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2019-2020 Emerging Scholars Series

Kevin Moran, Ph.D. (Postdoc in Computer Science): “Software in the Age of Artificial Intelligence”

Kevin MoranSoftware plays an increasingly central role in all aspects of our daily lives. Computer applications, often used in place of human decision making, have ushered in unprecedented technological advancements and offer enormous convenience. This shift has profound implications for broader society. Learn about the potential benefits and drawbacks of artificial intelligence in our everyday lives from Dr. Kevin Moran, postdoctoral fellow in Computer Science at W&M.

September 18, 2019, 2 p.m. in the Stryker Center

 

Tomos Evans (Anthropology): “Exploring Earth’s Largest Monuments: The Archaeology of Earthworks in the West African Rainforest”

Tomos EvansEarly kingdoms in the rainforests of West Africa constructed vast systems of earthworks spanning hundreds of miles. These enigmatic structures are some of the largest monuments on earth, yet very little is known about them. In this talk, W&M doctoral student Tomos Llywelyn Evans will discuss his archaeological research in Nigeria, exploring why and how these earthworks were constructed and what they can tell us about the rich history of Africa.

November 6, 2019, 2 p.m. in the Stryker Center 

 
Maddy Bassett (Anthropology; rescheduled from spring 2019): “The Archaeology of Islam in the Horn of Africa”

Maddy BassettThe Horn of Africa is home to some of the oldest Islamic traditions in the world. Despite this rich history, scholars know few details about when African societies converted to Islam. Discover why the Horn of Africa is often called Abode of Islam in this fascinating talk by doctoral candidate Madeleine Bassett.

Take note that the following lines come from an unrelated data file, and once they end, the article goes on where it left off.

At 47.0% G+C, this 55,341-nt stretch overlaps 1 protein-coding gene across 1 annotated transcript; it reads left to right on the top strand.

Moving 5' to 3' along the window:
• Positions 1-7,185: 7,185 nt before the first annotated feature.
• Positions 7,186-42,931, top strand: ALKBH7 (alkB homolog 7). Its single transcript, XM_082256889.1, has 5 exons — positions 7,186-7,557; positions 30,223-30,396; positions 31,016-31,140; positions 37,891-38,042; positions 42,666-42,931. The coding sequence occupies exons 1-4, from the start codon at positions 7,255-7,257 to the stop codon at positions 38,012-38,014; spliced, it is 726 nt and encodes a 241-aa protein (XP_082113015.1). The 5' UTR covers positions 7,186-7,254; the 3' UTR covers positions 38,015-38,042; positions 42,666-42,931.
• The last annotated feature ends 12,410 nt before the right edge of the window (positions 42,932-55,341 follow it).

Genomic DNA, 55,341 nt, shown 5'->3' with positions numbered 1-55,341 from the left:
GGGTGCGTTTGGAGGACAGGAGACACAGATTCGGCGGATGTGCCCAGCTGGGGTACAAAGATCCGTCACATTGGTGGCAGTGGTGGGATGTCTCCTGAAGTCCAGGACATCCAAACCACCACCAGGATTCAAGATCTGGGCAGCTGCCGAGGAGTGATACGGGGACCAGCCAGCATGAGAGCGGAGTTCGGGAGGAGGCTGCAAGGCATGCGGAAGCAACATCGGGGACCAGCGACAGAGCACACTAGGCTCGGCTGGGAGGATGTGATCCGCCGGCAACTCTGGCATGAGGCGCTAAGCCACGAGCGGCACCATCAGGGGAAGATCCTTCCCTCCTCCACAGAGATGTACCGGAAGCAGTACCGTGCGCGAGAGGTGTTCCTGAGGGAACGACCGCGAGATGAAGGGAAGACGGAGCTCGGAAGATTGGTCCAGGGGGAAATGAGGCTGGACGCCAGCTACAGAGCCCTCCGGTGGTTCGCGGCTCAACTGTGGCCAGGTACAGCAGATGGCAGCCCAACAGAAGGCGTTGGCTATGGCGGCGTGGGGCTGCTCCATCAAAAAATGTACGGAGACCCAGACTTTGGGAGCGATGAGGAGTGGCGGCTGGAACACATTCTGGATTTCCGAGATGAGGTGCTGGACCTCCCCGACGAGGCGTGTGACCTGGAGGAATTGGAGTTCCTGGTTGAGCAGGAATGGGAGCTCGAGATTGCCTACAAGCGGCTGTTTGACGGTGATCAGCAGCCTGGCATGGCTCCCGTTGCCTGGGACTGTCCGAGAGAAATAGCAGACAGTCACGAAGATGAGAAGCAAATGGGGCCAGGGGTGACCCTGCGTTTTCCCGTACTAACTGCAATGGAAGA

January 29, 2020, 2 p.m. in the Stryker Center

 
L. Chardé Reid (Anthropology): “An Archaeological Exploration of Virginia's First Africans at Historic Jamestowne”

Chardé ReidJamestown’s historical figures such as John Smith are familiar, but few know of “Angela” and the “twenty and odd” Africans who arrived in the English colony in 1619. A public archaeology project is investigating diversity, gender, and inequality in early Virginia at the site where one of the first documented African women lived. Learn how scholars like Chardé Reid, doctoral student in Anthropology, are exploring the complex narratives of colonial Virginia.

February 19, 2020, 2 p.m. in the Stryker Center

 
 
 
Caroline Schlutius (Biology): “Hybrid Novelty and the Diversity of Life”

Caroline SchlutiusThe variety of life on Earth is astounding, but how does all this diversity arise? Learn about how changes in DNA lead to different versions of genes and the diversity of life. Join Caroline Schlutius, master’s student in biology at W&M, to hear about research on the concept of hybrid novelty in the development of new genetic traits and their impact on our everyday lives from food crops to cancer research.

POSTPONED: April 1, 2020, 2 p.m. in the Stryker Center